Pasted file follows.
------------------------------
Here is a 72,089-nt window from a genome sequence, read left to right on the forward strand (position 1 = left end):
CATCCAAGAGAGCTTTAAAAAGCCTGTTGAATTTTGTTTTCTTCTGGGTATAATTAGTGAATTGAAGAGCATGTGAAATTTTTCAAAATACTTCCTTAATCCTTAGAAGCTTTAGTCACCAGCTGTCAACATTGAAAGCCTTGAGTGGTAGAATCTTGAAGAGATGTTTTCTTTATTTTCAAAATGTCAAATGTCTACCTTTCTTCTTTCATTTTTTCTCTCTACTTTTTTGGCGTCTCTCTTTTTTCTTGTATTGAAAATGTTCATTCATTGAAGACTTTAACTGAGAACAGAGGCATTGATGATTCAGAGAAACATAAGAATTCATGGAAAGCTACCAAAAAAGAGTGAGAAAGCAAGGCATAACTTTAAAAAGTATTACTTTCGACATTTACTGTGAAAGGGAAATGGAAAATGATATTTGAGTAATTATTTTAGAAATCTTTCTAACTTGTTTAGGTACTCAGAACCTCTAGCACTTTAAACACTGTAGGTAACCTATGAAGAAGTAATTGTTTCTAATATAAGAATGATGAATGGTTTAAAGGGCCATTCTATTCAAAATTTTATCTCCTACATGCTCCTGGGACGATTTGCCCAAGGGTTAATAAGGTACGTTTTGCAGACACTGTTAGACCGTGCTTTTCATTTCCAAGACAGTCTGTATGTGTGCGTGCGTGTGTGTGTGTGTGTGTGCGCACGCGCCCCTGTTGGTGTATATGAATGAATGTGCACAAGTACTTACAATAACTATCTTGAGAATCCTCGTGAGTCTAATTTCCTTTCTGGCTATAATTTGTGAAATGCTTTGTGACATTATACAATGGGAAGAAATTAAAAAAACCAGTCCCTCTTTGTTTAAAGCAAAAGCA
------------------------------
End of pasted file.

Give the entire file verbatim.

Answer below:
Here is a 72,089-nt window from a genome sequence, read left to right on the forward strand (position 1 = left end):
CATCCAAGAGAGCTTTAAAAAGCCTGTTGAATTTTGTTTTCTTCTGGGTATAATTAGTGAATTGAAGAGCATGTGAAATTTTTCAAAATACTTCCTTAATCCTTAGAAGCTTTAGTCACCAGCTGTCAACATTGAAAGCCTTGAGTGGTAGAATCTTGAAGAGATGTTTTCTTTATTTTCAAAATGTCAAATGTCTACCTTTCTTCTTTCATTTTTTCTCTCTACTTTTTTGGCGTCTCTCTTTTTTCTTGTATTGAAAATGTTCATTCATTGAAGACTTTAACTGAGAACAGAGGCATTGATGATTCAGAGAAACATAAGAATTCATGGAAAGCTACCAAAAAAGAGTGAGAAAGCAAGGCATAACTTTAAAAAGTATTACTTTCGACATTTACTGTGAAAGGGAAATGGAAAATGATATTTGAGTAATTATTTTAGAAATCTTTCTAACTTGTTTAGGTACTCAGAACCTCTAGCACTTTAAACACTGTAGGTAACCTATGAAGAAGTAATTGTTTCTAATATAAGAATGATGAATGGTTTAAAGGGCCATTCTATTCAAAATTTTATCTCCTACATGCTCCTGGGACGATTTGCCCAAGGGTTAATAAGGTACGTTTTGCAGACACTGTTAGACCGTGCTTTTCATTTCCAAGACAGTCTGTATGTGTGCGTGCGTGTGTGTGTGTGTGTGTGCGCACGCGCCCCTGTTGGTGTATATGAATGAATGTGCACAAGTACTTACAATAACTATCTTGAGAATCCTCGTGAGTCTAATTTCCTTTCTGGCTATAATTTGTGAAATGCTTTGTGACATTATACAATGGGAAGAAATTAAAAAAACCAGTCCCTCTTTGTTTAAAGCAAAAGCA